Boiling Brassicas performing Saturday May 14, 2011 at Gas Works Park, Seattle, Washington as part of Honk! Fest West. Credit: Joe Mabel
HONK! Fest West
One of my favorite events of the year kicks off this Friday in Georgetown, carrying on in Pioneer Square, downtown’s Waterfront Park and Columbia City over the weekend. Brass bands from around the world descend on Seattle, bringing high-energy live music, absurd costumes and an unparalleled amount of ragtag showmanship to the streets. It’s worth finding, whether you want to hang out in industrial Georgetown under the overpasses, or wander in the sun at the Waterfront Park on Saturday afternoon, time will go too fast.
If you go: HONK! Fest West, all around Seattle, June 2-4 (Free)—N.C.
PechaKucha Seattle: Interrupting Whiteness
So how do you participate in a conversation about racial equity when you’re white? A line-up of white speakers — including Diana Falchuk, Sarah Lippek, Jon Greenberg, Emily Pothast and Jim Jewell — chime in about white supremacy, living in majority-white Seattle, the legacy of racism and their role in achieving racial justice. Should be provocative.
If you go: PechaKucha Seattle: Interrupting Whiteness, Seattle Public Library, 7 p.m. June 1 (Free)–F.D.
Whim W’Him’s Approaching Ecstasy
The critically-acclaimed “visually sumptuous” production returns. Choreographed by artistic director Olivier Wevers, Approaching Ecstasy weaves a full-length dance piece inspired by the poems of a closeted gay man in Egypt with the musical performance of The Esoterics and The St. Helens String Quartet and their 40 singers and 5 instrumentalists. The chorus sings 18 love poems in English and in Greek. I’d write more but I missed this when it first premiered in 2012 so I’m looking forward to seeing it now.
If you go: Approaching Ecstasy, Cornish Playhouse at Seattle Center, June 2-10 (Tickets start at $25)–F.D.
PhinneyWood Garage Sale Day
Imagine a sunny Saturday morning spent wandering the sloping hills of Phinney Ridge, a cup of Stumptown coffee in one hand and a homemade cookie in the other, both sold to you by a local elementary school kid. Imagine you have a pocketful of cash, then you tuck that cookie under your arm to examine a particularly beautiful earthenware mug, or nostalgically point to a Kermit the Frog puppet. These are just a few of the gems you may find at Phinney-Greenwood Neighborhood Garage Sale Day. With over 100 sales (shown in a map available on their website) and a flea market in the Phinney Neighborhood Center parking lot, you’re sure to find something you need, or never knew you needed.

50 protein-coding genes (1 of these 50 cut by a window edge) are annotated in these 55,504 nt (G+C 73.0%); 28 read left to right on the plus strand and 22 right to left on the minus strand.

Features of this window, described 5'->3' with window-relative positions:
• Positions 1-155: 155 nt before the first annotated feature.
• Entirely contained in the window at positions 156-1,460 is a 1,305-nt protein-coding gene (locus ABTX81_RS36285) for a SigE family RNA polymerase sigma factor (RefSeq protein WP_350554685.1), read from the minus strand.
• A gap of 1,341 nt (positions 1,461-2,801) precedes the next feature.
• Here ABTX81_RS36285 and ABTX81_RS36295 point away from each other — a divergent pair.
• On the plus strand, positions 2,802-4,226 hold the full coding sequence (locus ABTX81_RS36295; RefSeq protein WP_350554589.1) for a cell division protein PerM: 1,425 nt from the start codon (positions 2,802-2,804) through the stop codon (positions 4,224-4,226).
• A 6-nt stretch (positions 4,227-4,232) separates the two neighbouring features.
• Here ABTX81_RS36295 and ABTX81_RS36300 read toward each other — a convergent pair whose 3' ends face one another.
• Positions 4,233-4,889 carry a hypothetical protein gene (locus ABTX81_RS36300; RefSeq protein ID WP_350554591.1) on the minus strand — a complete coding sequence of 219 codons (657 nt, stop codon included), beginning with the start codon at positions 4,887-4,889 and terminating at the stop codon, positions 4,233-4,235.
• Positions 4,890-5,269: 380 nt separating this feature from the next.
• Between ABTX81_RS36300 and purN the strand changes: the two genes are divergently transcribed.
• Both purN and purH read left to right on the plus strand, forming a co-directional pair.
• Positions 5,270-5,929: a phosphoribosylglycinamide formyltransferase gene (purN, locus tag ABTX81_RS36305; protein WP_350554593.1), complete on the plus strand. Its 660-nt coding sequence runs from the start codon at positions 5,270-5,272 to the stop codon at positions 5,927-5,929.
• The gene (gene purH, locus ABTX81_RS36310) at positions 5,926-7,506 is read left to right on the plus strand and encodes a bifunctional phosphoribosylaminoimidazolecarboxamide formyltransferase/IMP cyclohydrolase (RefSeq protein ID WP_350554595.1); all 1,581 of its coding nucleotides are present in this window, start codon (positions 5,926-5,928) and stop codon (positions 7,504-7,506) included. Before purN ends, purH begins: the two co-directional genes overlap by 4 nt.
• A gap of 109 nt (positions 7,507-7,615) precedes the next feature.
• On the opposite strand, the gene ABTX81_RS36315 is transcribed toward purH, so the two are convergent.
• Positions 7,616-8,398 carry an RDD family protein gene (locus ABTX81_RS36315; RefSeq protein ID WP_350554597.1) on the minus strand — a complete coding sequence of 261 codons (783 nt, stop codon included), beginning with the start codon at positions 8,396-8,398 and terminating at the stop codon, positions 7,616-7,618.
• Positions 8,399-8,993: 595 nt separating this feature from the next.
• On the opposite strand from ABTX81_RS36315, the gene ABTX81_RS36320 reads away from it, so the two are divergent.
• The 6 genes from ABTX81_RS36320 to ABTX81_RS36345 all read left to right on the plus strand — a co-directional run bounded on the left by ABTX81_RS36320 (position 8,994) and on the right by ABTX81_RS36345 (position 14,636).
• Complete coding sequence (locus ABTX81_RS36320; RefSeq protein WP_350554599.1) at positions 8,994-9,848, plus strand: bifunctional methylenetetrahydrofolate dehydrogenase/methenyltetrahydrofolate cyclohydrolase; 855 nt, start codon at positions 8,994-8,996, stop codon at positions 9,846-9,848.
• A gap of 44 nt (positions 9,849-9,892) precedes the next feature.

If you go: PhinneyWood Garage Sale Day, Phinney and Greenwood neighborhoods, 9 a.m. to 2 p.m. on June 3—N.C.
SIFF: Notable Docs
One of my favorite parts of SIFF is the amazing array of documentaries they manage to assemble and premiere. There’s something for everybody, whether you like nature docs (Chasing Coral and The Last Animals), inspiring biopics (Winnie, Dirtbag: The Legend of Fred Beckey, and Dolores), food docs (Fermented and Kakehashi: A Portrait of Chef Nobuo Fukuda) or *gasp* something light-hearted (try Behind the Curtain: Todrick Hall). Best of all, SIFF does an admirable job of bringing social change documentaries to the table (long before my friends in other places get to see them). This year, I recommend Whose Streets? — currently at a 100 percent rating on Rotten Tomatoes — which tells the story of Ferguson, Missouri with evocative, on-the-streets footage that will leave you breathless, moved and inspired.
If you go: SIFF: Notable Docs, various locations ($14)—N.C.